• ||

    Pro Libertate,

    1. I didn't accuse Bailey of being "bought and paid for" in any of my comments on this thread.


    2. The difference between Bailey and myself is that I admit that my "biases" come from my beliefs and values, while he poses as SuperRationalMan, who only adheres, with as much consistency as carrick could ever dream of, to the whatever the anti-environmentalist line of the day is "only because the scientific evidence shows" that the position that comports most comfortably with the pro-corporate, anti-environmentalist position is correct. Even when it doesn't, such as the state of global warming science for the past five years.

  • ||

    Chris,

    You said

    i am out here on the prairie and i can tell you prairie with me and tell me industrail agriculture is only a good thing for the people who make the rules. but i don't care because soon enough all the convential growers retire or get parkinsons (bless their souls) and there aren't going to be any young people intereste din taking their place. why would they?

    There are plenty of young people who would like to take their place.

    They just can't afford to because farm subsidies have completely decoupled the actual productive capacity and value of the land from the land cost.

    In other words government policy is why there aren't many young people who have the means to take over from the older farmers when they retire.

    US government policy and farm subsidies have killed more family farms then anything else.

  • ||

    Invading Russia in the winter is foolish, Pro Libertate.

    You should invade in the summer. That way, you'll have the war all wrapped up before the snow falls.

  • Urkobold®||

    Dave w. The issue isn't that you are adversarial. The issue is that some days you are completely effing neurotic ;-)

    UNDERSTATEMENT OF THE DAY

  • ||

    joe,

    No, not on this thread :)

    I don't think Ron is doing what you are saying that he's doing, though I'm sure he has his leanings, too. Trying to be objective and actually getting there is not just a little bit difficult.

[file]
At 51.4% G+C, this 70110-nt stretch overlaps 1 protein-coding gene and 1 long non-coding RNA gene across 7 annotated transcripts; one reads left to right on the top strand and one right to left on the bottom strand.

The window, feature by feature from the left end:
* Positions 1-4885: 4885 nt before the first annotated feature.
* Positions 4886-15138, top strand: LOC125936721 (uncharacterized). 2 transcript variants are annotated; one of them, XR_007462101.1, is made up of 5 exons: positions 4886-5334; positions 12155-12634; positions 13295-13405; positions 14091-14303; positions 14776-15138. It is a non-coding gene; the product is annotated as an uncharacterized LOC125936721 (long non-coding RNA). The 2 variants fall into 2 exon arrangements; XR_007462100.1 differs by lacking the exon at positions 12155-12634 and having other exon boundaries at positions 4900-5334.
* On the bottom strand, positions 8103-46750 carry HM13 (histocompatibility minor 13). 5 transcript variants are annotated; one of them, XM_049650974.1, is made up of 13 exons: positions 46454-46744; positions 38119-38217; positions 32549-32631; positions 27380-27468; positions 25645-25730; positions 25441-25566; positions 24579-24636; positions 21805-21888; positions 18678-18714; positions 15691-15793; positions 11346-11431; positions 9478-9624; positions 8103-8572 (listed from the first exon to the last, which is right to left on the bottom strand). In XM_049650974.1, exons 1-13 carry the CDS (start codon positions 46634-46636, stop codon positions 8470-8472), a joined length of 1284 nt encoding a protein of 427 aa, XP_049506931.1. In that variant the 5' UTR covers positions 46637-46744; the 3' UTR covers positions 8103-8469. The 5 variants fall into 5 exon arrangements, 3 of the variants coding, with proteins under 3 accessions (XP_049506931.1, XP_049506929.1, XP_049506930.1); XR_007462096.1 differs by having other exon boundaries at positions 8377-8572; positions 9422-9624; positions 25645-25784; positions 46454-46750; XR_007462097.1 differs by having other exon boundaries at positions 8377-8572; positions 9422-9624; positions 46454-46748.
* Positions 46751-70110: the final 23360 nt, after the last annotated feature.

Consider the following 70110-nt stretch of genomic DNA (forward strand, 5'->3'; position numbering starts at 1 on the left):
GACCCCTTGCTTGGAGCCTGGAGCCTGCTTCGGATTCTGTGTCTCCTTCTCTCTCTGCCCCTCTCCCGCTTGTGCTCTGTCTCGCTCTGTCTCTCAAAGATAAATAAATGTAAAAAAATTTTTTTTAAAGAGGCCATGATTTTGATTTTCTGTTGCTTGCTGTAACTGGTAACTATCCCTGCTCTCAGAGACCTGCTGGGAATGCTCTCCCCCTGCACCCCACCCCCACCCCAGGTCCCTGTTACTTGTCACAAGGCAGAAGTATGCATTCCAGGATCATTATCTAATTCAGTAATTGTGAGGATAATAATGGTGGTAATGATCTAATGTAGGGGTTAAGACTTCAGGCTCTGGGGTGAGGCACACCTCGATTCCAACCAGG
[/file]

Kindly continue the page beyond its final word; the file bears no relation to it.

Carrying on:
As for Russia, I like a challenge. Napoleon and Hitler came so close, after all. No, no, I'm sure that my forces will succeed.

  • ||

    Just remember, if it starts to get late in the season, that just means you have to go faster.

  • Grotius||

    Pro Libertate,

    The Poles always have immunity against the "land war in Asia" rule.

  • Grotius||

    Pro Libertate,

    The Mongolians invaded and defeated the Russians during the winter. All you've got to do is repeat the success of the Golden Horde.

  • ||

    Well, some people have won land wars in Asia, of course, but it's rarely a good idea to make the attempt yourself. Maybe all my hordes need are some koumiss. Yum!

    joe,

    Nah, I'm going to run past my supply lines. What the heck, we'll just take over Russian supplies. They wouldn't destroy their own stuff, right?

  • Wikinger Elch||

    For ProGLib:

    some other advice for Russia.

    hier

  • Grotius||

    I can think of dozens of successful land wars in Asia.

  • ||

    Grotius,

    I think the idea was land wars launched from Europe. Of course, we fought in Asia in WWII, the British ran things there in the subcontinent, etc. All things told, there's a lot of land to cross on the Asian mainland, and a lot of it is less than hospitable. But sure, go ahead, invade!

  • Dave W.||

    UNDERSTATEMENT OF THE DAY

    I used to be worse. Crane and Darkly did a little tutorial for me, and helped me get rid of some of my worst excesses, like spelling and getting overly personal and being like that super-intelligent cat in the comic.

    Crazee Mona tried to teach me stuff, too, but she just ended up pissing me off. There is good teaching and bad teaching, i guess.

  • ||

    lol @ people's posts. i love how libertarians (and i WAS one or am one who knows) think they can use their irrefutable logic to defeat any arguments yet clearly don't understand logic 101.

    "I'm not sure if you are referring to either Ron's libertarianism or is 'scientism'."

    the 'latter'.

    "Given that we can't go back and can't stay where we are, the only way out is technological development - including GM foods and advanced energy technologies."

    thats fine. we can agree to disagree. this is a very huge issue with many tentacles and i think you all are talking past me and vice versa.

    "Anyone who demands that things be made "100% safe" is either a fool or a knave."

    i never demanded that.

    "US government policy and farm subsidies have killed more family farms then anything else."

    yes I agree absolutely. all you have to do is ask what kind of family farms are successful these days.

    (btw i am beginning market gardener who voted for harry browne in 2000 and haven't bothered to vote since and i don't own any stocks in anything. so there are my biases. now i have to go repot some tomatoes.)

  • Grotius||

    Pro Libertate,

    I think the idea was land wars launched from Europe.

    Sure. It is mostly a post-Napoleonic deal though.